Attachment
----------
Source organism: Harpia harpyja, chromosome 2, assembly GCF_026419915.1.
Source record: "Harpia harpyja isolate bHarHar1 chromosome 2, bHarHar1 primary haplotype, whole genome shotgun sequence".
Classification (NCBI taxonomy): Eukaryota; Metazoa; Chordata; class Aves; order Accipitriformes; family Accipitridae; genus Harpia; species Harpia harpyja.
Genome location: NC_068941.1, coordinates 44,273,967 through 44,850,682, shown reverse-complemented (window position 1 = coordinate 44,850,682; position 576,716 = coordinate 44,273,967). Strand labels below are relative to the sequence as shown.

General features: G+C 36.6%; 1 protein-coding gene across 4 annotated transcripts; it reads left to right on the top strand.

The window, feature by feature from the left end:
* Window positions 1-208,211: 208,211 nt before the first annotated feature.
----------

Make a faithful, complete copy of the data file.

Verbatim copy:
Source organism: Harpia harpyja, chromosome 2, assembly GCF_026419915.1.
Source record: "Harpia harpyja isolate bHarHar1 chromosome 2, bHarHar1 primary haplotype, whole genome shotgun sequence".
Classification (NCBI taxonomy): Eukaryota; Metazoa; Chordata; class Aves; order Accipitriformes; family Accipitridae; genus Harpia; species Harpia harpyja.
Genome location: NC_068941.1, coordinates 44,273,967 through 44,850,682, shown reverse-complemented (window position 1 = coordinate 44,850,682; position 576,716 = coordinate 44,273,967). Strand labels below are relative to the sequence as shown.

General features: G+C 36.6%; 1 protein-coding gene across 4 annotated transcripts; it reads left to right on the top strand.

The window, feature by feature from the left end:
* Window positions 1-208,211: 208,211 nt before the first annotated feature.